President Bush’s national security adviser said Sunday that a top general was wrong to describe the war on terrorism as a conflict between Christianity and Satan.

But Condoleezza Rice twice avoided questions about whether Bush will condemn statements by Lt. Gen. Jerry Boykin, a high-ranking officer in a new Pentagon unit assigned with tracking down high-profile terrorists.

“The president’s views on this are absolutely clear,” Rice said on the ABC television program, This Week. “This is not a war between religions. No one should describe it as such.”

Boykin apologized Friday for offending Muslims with comments he made in speeches at evangelical churches over the last two years, which were broadcast last week on NBC News.

Boykin, deputy undersecretary of defense for intelligence, told a church group in Colorado that terrorists hate America because it is “a Christian nation.” He told another group in Daytona Beach, Fla., that a Muslim military leader in Somalia worshiped an idol.

Critics of Boykin’s remarks called for him to be reassigned.

“Putting a man with such extremist views in a critical policy-making position sends entirely the wrong message to a Muslim world that is already skeptical about America’s motives and intentions,” said Nihad Awad, executive director of the Council on American-Islamic Relations.

“Everyone is entitled to their own religious beliefs, no matter now ill-informed or bigoted, but those beliefs should not be allowed to color important decisions that need to be made in the war on terrorism.”

Robert Parham of the Baptist Center for Ethics said Boykin “sounds more like a messianic crusader than a military commander.”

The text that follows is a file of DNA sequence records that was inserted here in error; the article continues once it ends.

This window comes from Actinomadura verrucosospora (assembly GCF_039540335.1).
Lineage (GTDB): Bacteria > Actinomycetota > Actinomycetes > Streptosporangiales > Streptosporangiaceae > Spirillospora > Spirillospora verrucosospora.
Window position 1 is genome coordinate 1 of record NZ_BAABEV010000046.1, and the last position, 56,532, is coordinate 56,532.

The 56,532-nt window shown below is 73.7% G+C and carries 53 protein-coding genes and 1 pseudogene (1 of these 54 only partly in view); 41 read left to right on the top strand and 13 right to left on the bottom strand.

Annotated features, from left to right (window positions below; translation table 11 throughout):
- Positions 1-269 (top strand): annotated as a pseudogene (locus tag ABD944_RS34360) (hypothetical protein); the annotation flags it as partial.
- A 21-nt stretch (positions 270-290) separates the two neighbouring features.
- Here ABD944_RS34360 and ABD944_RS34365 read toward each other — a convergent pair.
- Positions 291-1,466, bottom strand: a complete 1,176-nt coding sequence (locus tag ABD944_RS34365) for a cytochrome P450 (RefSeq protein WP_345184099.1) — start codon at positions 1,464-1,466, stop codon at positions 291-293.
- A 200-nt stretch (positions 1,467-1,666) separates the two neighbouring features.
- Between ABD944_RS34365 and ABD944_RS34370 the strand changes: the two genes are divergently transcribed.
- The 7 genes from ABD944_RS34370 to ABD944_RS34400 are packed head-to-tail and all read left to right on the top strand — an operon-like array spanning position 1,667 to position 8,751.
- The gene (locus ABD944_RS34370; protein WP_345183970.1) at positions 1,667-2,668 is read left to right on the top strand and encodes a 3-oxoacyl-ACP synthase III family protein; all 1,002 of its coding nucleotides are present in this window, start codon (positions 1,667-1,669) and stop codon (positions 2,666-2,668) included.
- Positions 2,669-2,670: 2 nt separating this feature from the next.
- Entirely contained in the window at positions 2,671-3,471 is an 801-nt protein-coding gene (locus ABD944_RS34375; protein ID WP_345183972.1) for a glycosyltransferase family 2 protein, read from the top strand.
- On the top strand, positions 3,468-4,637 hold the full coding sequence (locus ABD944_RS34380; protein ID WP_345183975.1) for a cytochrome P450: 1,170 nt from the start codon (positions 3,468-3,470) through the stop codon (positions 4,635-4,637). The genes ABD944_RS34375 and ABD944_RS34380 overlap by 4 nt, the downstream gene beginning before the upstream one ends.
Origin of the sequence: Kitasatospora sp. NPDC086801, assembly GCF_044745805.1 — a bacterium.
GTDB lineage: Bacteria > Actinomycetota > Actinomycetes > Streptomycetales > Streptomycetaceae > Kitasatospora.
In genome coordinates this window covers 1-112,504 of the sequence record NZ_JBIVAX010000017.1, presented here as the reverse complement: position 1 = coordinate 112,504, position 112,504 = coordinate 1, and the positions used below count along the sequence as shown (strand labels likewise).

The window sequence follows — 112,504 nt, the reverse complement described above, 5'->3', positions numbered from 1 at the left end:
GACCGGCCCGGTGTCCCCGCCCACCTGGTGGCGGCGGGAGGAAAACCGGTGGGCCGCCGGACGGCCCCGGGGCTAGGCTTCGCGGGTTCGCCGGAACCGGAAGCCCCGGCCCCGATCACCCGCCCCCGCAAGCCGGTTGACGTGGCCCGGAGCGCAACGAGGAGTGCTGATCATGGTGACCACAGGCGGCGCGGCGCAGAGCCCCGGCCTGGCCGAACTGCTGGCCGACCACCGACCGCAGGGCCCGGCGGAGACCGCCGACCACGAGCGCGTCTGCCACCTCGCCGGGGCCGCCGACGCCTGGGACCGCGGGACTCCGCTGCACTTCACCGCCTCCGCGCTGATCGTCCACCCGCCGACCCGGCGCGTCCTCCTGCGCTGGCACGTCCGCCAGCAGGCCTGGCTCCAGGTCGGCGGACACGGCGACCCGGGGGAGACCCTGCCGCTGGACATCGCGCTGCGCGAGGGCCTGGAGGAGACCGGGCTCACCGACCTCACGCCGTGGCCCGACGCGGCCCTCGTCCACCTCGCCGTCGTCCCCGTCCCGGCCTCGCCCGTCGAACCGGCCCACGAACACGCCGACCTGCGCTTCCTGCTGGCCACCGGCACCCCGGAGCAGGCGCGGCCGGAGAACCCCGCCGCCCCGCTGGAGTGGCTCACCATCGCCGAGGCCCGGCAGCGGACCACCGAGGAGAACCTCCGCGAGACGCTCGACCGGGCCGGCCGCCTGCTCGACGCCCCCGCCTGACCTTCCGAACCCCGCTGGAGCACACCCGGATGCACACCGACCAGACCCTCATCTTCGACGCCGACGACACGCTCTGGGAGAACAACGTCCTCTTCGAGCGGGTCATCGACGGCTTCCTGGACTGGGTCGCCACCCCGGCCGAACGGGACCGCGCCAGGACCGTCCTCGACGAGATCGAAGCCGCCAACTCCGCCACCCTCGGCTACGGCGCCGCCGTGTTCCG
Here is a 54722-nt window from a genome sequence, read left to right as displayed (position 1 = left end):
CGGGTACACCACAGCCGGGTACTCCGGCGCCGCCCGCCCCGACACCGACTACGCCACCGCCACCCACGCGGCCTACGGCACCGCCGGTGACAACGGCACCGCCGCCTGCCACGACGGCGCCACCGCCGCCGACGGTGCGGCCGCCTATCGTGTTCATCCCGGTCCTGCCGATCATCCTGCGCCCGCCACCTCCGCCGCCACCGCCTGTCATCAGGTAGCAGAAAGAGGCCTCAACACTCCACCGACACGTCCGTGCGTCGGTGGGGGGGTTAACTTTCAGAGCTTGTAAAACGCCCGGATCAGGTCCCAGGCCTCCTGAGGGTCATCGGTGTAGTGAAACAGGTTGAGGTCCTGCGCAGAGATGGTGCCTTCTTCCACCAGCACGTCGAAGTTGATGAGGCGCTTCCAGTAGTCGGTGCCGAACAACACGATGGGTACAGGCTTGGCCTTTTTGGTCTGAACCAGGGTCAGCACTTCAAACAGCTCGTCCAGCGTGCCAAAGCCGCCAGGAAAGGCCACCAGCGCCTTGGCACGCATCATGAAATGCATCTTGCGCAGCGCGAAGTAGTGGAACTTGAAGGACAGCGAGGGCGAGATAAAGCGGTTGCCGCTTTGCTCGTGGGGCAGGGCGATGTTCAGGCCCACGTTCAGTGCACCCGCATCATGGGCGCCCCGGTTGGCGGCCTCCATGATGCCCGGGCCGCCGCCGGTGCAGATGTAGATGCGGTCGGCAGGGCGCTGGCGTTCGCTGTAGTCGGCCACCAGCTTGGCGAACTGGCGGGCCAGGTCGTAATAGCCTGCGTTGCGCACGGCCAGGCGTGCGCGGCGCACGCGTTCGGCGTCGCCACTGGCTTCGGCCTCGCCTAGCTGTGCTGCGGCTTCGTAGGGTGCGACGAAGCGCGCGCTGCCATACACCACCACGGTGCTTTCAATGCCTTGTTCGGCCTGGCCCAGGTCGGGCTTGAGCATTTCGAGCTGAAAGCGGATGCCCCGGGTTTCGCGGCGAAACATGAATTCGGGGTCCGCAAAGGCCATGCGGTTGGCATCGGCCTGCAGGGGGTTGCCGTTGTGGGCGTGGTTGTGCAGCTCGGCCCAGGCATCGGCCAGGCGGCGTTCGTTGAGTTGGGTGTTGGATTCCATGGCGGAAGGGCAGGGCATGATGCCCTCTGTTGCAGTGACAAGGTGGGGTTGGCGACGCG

But Boykin is not without defenders.

Bobby Welch, pastor of First Baptist Church in Daytona Beach, Fla., one of the churches where Boykin has spoken, reacted strongly to the controversy in a column in Baptist Press. “I despise the unthinkable and asinine fact that some take cheap backstabbing shots at a real God-fearing American hero who continually risks his life to protect all of us,” Welch said.

Conservative columnist David Limbaugh said Boykin was being criticized only because “he had the audacity openly to declare his faith in the God of the Bible.”

Tony Perkins, president of the Family Research Council, said the issue is not whether everyone agrees with Boykin’s comments, “but rather whether we will defend his right to exercise his freedom of speech.”

“Eventually, liberal activists will have to face the fact that religious expression is not prohibited by the Constitution,” Perkins said in his organization’s “Washington Update” e-newsletter.

“I am not anti-Islam or any other religion,” Boykin said in a statement released by the Pentagon. “I support the free exercise of all religions. For those who have been offended by my statements, I offer a sincere apology.”

“I have frequently stated that I do not see this current conflict as a war between Islam and Christianity,” Boykin said. “I have asked American Christian audiences to realize that even though they cannot be in Iraq or Afghanistan, they can be part of this war by praying for America and its leaders.”

Boykin said his quote from a story about a Muslim lieutenant to a Somalian warlord–“I knew that my God was a real God, and his was an idol”–was misunderstood.

“My comments to Osman Otto in Mogadishu were not referencing his worship of Allah but his worship of money and power—idolatry,” Boykin said in his statement. “He was a corrupt man, not a follower of Islam.”

The CAIR’s Awad said he still believes the general should step down, despite his apology, because of his views.

“The army in America is not a Christian army or a Southern Baptist army,” he said. “It’s a nationalistic army that has Christians, Jews, Muslims, atheists, Buddhists in it, and therefore our approach to the war on terrorism is based on national security, not on religion.”

Bob Allen is managing editor of

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